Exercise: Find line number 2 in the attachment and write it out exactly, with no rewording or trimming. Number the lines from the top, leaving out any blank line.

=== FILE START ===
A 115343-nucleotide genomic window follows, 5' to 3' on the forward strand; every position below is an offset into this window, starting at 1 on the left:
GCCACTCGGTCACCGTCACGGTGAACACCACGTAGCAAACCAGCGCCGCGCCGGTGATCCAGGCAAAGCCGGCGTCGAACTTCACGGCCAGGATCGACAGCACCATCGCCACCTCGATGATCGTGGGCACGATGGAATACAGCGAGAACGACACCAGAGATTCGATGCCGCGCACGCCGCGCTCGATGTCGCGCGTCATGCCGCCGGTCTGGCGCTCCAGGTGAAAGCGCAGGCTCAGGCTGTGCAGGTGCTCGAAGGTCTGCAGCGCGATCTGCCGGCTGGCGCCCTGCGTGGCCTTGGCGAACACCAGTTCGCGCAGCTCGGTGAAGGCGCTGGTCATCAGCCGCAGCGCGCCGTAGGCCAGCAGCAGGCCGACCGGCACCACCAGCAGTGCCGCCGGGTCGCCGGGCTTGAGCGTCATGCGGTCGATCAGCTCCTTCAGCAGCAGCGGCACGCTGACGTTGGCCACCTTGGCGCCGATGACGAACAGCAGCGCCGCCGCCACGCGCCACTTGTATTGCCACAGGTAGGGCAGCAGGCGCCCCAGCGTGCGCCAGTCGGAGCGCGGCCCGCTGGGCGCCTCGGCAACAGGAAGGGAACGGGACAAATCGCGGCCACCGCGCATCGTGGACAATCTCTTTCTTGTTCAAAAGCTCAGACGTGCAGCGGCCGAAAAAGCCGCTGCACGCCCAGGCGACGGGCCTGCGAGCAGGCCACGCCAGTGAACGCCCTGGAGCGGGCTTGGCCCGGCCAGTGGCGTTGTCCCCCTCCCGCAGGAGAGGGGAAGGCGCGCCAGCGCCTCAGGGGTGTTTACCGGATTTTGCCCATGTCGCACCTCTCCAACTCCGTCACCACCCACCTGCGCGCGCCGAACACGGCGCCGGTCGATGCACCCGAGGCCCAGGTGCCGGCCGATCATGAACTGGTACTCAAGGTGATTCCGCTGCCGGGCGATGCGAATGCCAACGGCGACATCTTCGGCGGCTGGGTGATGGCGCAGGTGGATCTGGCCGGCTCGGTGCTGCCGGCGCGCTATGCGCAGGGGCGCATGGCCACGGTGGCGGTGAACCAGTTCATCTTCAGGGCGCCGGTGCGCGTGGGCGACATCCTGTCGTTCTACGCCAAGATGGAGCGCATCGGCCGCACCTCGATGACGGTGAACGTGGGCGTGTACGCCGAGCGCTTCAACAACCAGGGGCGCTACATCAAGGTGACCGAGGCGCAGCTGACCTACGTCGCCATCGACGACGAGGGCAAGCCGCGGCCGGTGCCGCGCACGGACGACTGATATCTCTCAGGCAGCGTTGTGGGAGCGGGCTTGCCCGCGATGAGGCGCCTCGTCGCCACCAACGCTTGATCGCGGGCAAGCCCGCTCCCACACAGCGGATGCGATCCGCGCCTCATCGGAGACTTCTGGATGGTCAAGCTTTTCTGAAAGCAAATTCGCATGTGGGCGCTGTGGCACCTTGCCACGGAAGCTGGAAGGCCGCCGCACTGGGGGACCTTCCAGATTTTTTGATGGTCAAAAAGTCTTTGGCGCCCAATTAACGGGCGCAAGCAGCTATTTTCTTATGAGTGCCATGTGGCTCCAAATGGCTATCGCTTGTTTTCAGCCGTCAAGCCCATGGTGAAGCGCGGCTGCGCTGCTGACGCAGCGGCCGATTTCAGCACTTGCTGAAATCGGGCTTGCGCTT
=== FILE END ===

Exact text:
GCCACTCGGTCACCGTCACGGTGAACACCACGTAGCAAACCAGCGCCGCGCCGGTGATCCAGGCAAAGCCGGCGTCGAACTTCACGGCCAGGATCGACAGCACCATCGCCACCTCGATGATCGTGGGCACGATGGAATACAGCGAGAACGACACCAGAGATTCGATGCCGCGCACGCCGCGCTCGATGTCGCGCGTCATGCCGCCGGTCTGGCGCTCCAGGTGAAAGCGCAGGCTCAGGCTGTGCAGGTGCTCGAAGGTCTGCAGCGCGATCTGCCGGCTGGCGCCCTGCGTGGCCTTGGCGAACACCAGTTCGCGCAGCTCGGTGAAGGCGCTGGTCATCAGCCGCAGCGCGCCGTAGGCCAGCAGCAGGCCGACCGGCACCACCAGCAGTGCCGCCGGGTCGCCGGGCTTGAGCGTCATGCGGTCGATCAGCTCCTTCAGCAGCAGCGGCACGCTGACGTTGGCCACCTTGGCGCCGATGACGAACAGCAGCGCCGCCGCCACGCGCCACTTGTATTGCCACAGGTAGGGCAGCAGGCGCCCCAGCGTGCGCCAGTCGGAGCGCGGCCCGCTGGGCGCCTCGGCAACAGGAAGGGAACGGGACAAATCGCGGCCACCGCGCATCGTGGACAATCTCTTTCTTGTTCAAAAGCTCAGACGTGCAGCGGCCGAAAAAGCCGCTGCACGCCCAGGCGACGGGCCTGCGAGCAGGCCACGCCAGTGAACGCCCTGGAGCGGGCTTGGCCCGGCCAGTGGCGTTGTCCCCCTCCCGCAGGAGAGGGGAAGGCGCGCCAGCGCCTCAGGGGTGTTTACCGGATTTTGCCCATGTCGCACCTCTCCAACTCCGTCACCACCCACCTGCGCGCGCCGAACACGGCGCCGGTCGATGCACCCGAGGCCCAGGTGCCGGCCGATCATGAACTGGTACTCAAGGTGATTCCGCTGCCGGGCGATGCGAATGCCAACGGCGACATCTTCGGCGGCTGGGTGATGGCGCAGGTGGATCTGGCCGGCTCGGTGCTGCCGGCGCGCTATGCGCAGGGGCGCATGGCCACGGTGGCGGTGAACCAGTTCATCTTCAGGGCGCCGGTGCGCGTGGGCGACATCCTGTCGTTCTACGCCAAGATGGAGCGCATCGGCCGCACCTCGATGACGGTGAACGTGGGCGTGTACGCCGAGCGCTTCAACAACCAGGGGCGCTACATCAAGGTGACCGAGGCGCAGCTGACCTACGTCGCCATCGACGACGAGGGCAAGCCGCGGCCGGTGCCGCGCACGGACGACTGATATCTCTCAGGCAGCGTTGTGGGAGCGGGCTTGCCCGCGATGAGGCGCCTCGTCGCCACCAACGCTTGATCGCGGGCAAGCCCGCTCCCACACAGCGGATGCGATCCGCGCCTCATCGGAGACTTCTGGATGGTCAAGCTTTTCTGAAAGCAAATTCGCATGTGGGCGCTGTGGCACCTTGCCACGGAAGCTGGAAGGCCGCCGCACTGGGGGACCTTCCAGATTTTTTGATGGTCAAAAAGTCTTTGGCGCCCAATTAACGGGCGCAAGCAGCTATTTTCTTATGAGTGCCATGTGGCTCCAAATGGCTATCGCTTGTTTTCAGCCGTCAAGCCCATGGTGAAGCGCGGCTGCGCTGCTGACGCAGCGGCCGATTTCAGCACTTGCTGAAATCGGGCTTGCGCTT